An essay from the Place Issue My dad wanted his death, like his life, to be a work of art—a tomb he designed and filled with ceramics—and one that would allow him to define death on his own terms. My… by Alice Driver | Aug, 2020

An essay from the Place Issue The quest was half-ironic, but I was hoping at the same time to feel something I couldn’t make fun of. If a revelation from the Earth manifested inside my body, well, that would mean… by Liam Baranauskas | Aug, 2020

An essay from the Place Issue This congregation is the only one in eastern Alabama and was born out of a potluck dinner for Rosh Hashanah in the early ’80s when a local couple invited four friends over, telling them… by Carly Berlin | Aug, 2020

An essay from the Place Issue When the locals are asked about the island’s history, they talk of pirates and Victorian-era seaside resorts, of fish, oaks, and oleander trees, and of storms and disappearing land. They never talk about surfers. by Kerry Rose Graning | Aug, 2020

A feature essay from the Summer/Fall 2020 issue. This is how so many black families lose their land. One person wants to sell and starts an action that can force a sale. And if a developer wants the land, he… by Rosalind Bentley | Aug, 2020

A Points South essay from the Place Issue When I learned of El Refugio, I made a pledge to visit one day. Five years later, I made good on it. I thought of the stories inside of Stewart like a… by André Gallant | Aug, 2020

An Omnivore essay from the Summer/Fall 2020 issue. Johns has said that, even as a child, he wanted to be an artist—only he didn’t know what an artist was. “In the place where I was a child, there were no… by Baynard Woods | Aug, 2020

 A Letter from the Editor, Place Issue. A tiresome stereotype about the American South is that this place is a monolith. Growing up in Arkansas, with the two sides of my family living in different regions of the state, I… by Eliza Borné | Jul, 2020

Nathan Salsburg

Nathan Salsburg is a guitarist, a producer, and the curator of the Alan Lomax Archive.

November 21, 2017

Track 22 – “Wondrous Love” by Pine Mountain Girls’ Octet &

Track 23 – “Pretty Polly” by Locust Grove Octet

The Louisville trio Maiden Radio—Cheyenne Marie Mize, Julia Purcell, and Joan Shelley—took the reins on gathering a contemporary octet of Kentucky women, inviting Linda Jean Stokley and Montana Hobbs of the Local Honeys, Heather Summers and Anna Krippenstapel of the Other Years, and Sarah Wood to join them. They recorded their version at Louisville’s Locust Grove in August 2017. The text—past the first two verses—is a composite of their own.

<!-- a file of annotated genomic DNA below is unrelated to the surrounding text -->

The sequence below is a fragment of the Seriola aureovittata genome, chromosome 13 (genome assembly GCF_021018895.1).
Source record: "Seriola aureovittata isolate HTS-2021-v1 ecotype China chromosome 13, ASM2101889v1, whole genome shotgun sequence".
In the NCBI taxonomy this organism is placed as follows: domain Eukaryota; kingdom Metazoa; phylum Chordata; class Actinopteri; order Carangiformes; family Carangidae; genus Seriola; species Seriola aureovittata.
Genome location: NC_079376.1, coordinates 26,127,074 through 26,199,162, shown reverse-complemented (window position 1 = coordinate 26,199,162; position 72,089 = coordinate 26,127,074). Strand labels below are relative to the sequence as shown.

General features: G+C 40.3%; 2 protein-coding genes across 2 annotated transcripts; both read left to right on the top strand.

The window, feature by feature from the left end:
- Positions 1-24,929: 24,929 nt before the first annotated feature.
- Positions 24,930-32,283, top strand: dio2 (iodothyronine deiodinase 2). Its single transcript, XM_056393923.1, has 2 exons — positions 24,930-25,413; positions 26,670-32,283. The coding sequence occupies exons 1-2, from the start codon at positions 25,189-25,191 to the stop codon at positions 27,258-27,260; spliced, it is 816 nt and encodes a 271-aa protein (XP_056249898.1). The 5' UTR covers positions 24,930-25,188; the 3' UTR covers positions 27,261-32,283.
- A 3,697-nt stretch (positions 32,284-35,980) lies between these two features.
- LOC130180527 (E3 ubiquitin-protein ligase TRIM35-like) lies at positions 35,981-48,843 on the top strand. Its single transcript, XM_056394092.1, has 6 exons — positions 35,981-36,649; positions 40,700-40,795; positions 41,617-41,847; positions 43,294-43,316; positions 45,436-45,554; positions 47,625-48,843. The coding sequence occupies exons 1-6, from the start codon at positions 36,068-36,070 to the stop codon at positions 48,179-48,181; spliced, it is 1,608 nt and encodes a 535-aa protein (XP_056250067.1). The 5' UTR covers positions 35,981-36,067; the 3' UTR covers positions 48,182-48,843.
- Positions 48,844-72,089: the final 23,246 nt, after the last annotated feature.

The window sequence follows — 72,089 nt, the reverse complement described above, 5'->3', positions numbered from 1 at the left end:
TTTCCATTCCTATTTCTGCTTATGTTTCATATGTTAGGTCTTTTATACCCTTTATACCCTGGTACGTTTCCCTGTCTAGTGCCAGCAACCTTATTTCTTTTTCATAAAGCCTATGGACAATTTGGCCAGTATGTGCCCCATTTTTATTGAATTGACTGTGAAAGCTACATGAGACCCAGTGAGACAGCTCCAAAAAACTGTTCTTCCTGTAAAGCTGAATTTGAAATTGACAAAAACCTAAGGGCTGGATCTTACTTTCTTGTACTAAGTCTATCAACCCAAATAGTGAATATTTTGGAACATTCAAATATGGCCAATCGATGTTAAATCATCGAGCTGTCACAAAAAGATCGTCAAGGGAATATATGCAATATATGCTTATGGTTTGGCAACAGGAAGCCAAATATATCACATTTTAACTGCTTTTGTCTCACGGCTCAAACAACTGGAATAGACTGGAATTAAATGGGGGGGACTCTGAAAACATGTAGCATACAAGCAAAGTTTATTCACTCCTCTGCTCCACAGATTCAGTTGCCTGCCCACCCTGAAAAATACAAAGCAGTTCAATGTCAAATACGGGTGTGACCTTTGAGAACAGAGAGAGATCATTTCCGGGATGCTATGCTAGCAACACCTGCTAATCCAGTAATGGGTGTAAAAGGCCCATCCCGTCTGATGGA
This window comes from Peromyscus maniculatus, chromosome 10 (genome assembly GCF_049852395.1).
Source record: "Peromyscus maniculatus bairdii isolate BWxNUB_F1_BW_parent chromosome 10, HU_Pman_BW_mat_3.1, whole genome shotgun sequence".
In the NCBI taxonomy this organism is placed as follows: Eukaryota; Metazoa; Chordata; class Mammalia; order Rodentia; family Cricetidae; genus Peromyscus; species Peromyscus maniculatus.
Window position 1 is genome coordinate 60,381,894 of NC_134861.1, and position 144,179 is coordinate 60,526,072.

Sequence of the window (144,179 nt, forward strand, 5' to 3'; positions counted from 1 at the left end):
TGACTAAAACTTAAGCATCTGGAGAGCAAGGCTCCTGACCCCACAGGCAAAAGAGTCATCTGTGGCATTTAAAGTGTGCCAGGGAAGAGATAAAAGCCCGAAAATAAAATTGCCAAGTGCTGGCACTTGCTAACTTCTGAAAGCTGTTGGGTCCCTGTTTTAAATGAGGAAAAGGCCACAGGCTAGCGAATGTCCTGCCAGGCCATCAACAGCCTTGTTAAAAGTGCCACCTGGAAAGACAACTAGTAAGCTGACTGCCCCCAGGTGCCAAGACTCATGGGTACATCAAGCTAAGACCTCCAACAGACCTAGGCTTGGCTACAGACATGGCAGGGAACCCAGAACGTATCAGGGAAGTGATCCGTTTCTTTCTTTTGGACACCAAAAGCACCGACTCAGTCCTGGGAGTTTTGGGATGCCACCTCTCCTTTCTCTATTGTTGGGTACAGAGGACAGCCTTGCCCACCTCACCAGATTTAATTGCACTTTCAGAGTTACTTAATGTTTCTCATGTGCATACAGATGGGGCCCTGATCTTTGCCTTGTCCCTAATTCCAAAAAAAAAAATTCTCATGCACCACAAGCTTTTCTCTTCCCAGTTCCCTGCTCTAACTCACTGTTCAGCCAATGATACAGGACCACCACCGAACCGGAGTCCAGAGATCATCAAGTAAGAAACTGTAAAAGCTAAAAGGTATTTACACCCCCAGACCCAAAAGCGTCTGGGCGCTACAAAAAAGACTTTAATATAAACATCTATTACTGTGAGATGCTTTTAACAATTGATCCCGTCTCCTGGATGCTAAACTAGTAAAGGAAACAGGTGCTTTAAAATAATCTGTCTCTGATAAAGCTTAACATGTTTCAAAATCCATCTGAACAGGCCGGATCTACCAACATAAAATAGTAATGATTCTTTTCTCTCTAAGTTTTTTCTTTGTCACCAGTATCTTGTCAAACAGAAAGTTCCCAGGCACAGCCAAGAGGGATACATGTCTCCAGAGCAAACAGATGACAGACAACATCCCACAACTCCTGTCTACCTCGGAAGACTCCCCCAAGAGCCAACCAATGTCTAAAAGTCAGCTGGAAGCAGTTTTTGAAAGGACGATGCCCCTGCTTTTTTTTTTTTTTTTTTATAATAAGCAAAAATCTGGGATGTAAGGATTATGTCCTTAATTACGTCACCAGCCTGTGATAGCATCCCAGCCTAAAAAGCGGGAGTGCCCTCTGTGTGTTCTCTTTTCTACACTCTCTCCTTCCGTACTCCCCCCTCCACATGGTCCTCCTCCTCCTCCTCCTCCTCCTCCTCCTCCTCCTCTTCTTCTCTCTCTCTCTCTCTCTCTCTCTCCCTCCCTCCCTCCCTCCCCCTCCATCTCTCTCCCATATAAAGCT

November 21, 2017

Track 10 – “Camp Nelson Blues” by Booker Orchestra

The music made by the Booker Orchestra of Camp Nelson, Kentucky, has been almost completely obscured by time. In that distinction, it’s representative of many of the contributions made, to the Commonwealth and to the country alike, by rural black Kentuckians. Jessamine County’s Camp Nelson was a major site for recruitment and training of African-American soldiers in the Civil War, and more than ten thousand United States Colored Troops and their families cycled through during and after the war.

January 21, 2017

One of my tasks as curator of the Alan Lomax Archive is to manage its YouTube channel. Several years ago, I noticed a particular strain of commentary recurring on the five clips that compose the recorded output of an utterly obscure and equally affecting singer-guitarist named Belton Sutherland, whom Lomax met in rural Madison County, Mississippi, in 1978.

February 11, 2016

Bessie Jones nurtured a prodigious repertoire of songs—hundreds of them, for work, play, worship, instruction—as both a rite and as a vocation. Her vision was one of radical egalitarianism, inspired by the enduring collective, expressive folk traditions—occupational, recreational, spiritual—of the black rural South and her ardent faith in a kind of ecstatic liberation theology, which found activist application in the civil rights movement.

September 17, 2013
Cajun records of this vintage are among the rarest and most sought after among collectors. Let Me Play This For You: Rare Cajun Music, 1929–1930, assembled by Ron Brown and Christopher King (two of the world’s foremost collectors of Cajun 78s) for the Tompkins Square label, is essential for anyone who appreciates French-speaking Louisiana’s old-time songs and tunes.
May 21, 2014
Rise and Fall of Paramount Records, Volume One (1917–1927) is a collaboration between the Revenant label and Third Man Records, and has been released roughly 80 years after Paramount, for all intents and purposes, collapsed. It’s been looming near me for some months now, demanding much of my attention, and getting it, with its opulent enormity.
January 27, 2015

On April 28, Dust-to-Digital released No More Good Time In The World For Me, a two-CD set of Bruce Jackson’s recordings of J.B. Smith. Revisit producer Nathan Salsburg’s article about Smith and his work songs, from our Texas music issue.

June 20, 2013

An installment of "Against Authenticity," an OA symposium: Nathan Salsburg talks Alan Lomax, MTV, Jelly Roll Morton, and the whatever hold "purity" has at all in our conversations about culture.

April 27, 2014

Texas Island isn’t an island, nor is it in Texas. It’s a vague peninsula around which wraps Moon Lake, an oxbow formed by an abandoned meander of the Mississippi River, twenty miles north of Clarksdale off Highway 61, near the hamlet of Lula.